Given you have also said it works OK if you start the car that would indicate it is just not running due to either available voltage when on battery only, or as Batt's said (from experience) the cut out is set too high.

It might be worth checking the voltages with the car started at the output of the charger as compared to that at the fridge to see if you have any significant loss in the cabling.

Lastly if possible you could be measuring the voltage at the fridge and get someone to turn the engine off and you might be able to roughly determine the cut out voltage of the fridge (and will also see if the voltage drops off rapidly due to the condition of the battery).
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FollowupID: 789468

Reply By: Batt's - Friday, May 17, 2013 at 21:04

Friday, May 17, 2013 at 21:04
I had that problem yrs ago to it to evakool they lowerd the voltage cut out it was set to high from the factory
AnswerID: 511271

Reply By: Evakool - Saturday, May 18, 2013 at 12:00

Saturday, May 18, 2013 at 12:00
I have attached a couple of information sheets that should help with your issue.

Thanks


AnswerID: 511301

Follow Up By: KenInPerth - Saturday, May 18, 2013 at 12:42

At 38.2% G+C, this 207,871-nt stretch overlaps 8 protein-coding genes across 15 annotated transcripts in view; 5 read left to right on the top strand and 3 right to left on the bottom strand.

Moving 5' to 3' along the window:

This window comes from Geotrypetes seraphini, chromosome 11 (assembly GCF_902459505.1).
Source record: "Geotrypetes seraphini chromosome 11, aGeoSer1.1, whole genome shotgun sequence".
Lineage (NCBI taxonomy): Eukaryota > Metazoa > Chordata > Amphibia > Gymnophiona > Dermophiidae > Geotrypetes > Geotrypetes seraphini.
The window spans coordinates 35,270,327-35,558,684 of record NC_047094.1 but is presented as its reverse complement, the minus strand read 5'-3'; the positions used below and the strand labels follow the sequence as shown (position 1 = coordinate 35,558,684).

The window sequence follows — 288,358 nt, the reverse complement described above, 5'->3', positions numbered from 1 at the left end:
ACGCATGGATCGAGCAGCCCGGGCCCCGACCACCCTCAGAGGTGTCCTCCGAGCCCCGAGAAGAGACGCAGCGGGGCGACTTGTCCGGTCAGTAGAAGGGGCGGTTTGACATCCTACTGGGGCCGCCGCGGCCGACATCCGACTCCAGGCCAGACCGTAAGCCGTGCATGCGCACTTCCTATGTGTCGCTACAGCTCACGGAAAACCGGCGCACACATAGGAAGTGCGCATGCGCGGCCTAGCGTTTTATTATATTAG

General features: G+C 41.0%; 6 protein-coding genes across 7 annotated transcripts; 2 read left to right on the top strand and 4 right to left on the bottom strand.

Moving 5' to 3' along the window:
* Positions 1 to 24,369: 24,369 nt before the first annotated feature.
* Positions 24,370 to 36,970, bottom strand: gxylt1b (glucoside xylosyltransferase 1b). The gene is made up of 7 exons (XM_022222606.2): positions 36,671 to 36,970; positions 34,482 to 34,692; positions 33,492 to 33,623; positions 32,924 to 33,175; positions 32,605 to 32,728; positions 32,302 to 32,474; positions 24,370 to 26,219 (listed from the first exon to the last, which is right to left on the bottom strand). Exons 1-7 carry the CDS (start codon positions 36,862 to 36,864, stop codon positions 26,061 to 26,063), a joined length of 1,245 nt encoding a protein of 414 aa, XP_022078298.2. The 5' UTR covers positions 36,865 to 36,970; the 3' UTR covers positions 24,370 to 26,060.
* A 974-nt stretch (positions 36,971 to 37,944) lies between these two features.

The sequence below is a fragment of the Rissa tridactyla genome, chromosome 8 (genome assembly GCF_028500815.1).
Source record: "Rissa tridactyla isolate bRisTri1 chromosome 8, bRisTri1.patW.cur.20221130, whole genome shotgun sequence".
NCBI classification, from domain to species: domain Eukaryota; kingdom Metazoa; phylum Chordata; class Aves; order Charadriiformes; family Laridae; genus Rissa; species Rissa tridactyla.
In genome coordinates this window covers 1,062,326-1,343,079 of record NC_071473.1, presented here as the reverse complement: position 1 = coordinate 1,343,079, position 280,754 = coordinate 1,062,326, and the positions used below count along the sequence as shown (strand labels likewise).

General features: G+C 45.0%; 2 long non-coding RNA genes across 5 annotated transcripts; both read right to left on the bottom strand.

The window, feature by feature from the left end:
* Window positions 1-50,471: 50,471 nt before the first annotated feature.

Saturday, May 18, 2013 at 12:42
I have often wondered why you set the cut off voltage so low

Is it because

1. the battery can (or should be) capable of that sort of discharge / recharge without short term consequence to the battery.

2. it is considered most important to keep the fridge running as long as possible ...


Ken
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FollowupID: 789497

Follow Up By: Evakool - Saturday, May 18, 2013 at 14:03

Saturday, May 18, 2013 at 14:03
Hi Ken,

To answer basically, just because the Voltage cut-out inside the fridge is set at 9.6 Volts does not mean the battery will be discharged to this level, as even on a well setup system the battery will normally only run down to around 10.5 Volts but on a lot of systems the fridge will stop well before that Voltage is reached (12.0 Volts or higher as below).
Of the two options you have given I would suggest option 2 is important for a lot of people, that don't mind how or why, they just want to plug the fridge in and it run for as long as possible.


To answer in more detail;

The lowest Voltage cut-out a Danfoss 101N0210 or 101N0220 electronic box can be set to is 9.6 Volts on the 12 Volt side. This is the standard electronic box that is used with the Danfoss BD35 and BD50 Compressors. The default cut-out is 10.4 Volts.
Evakool originally used the default of 10.4 Volts but changed the cut-out to 9.6 Volts around 2005.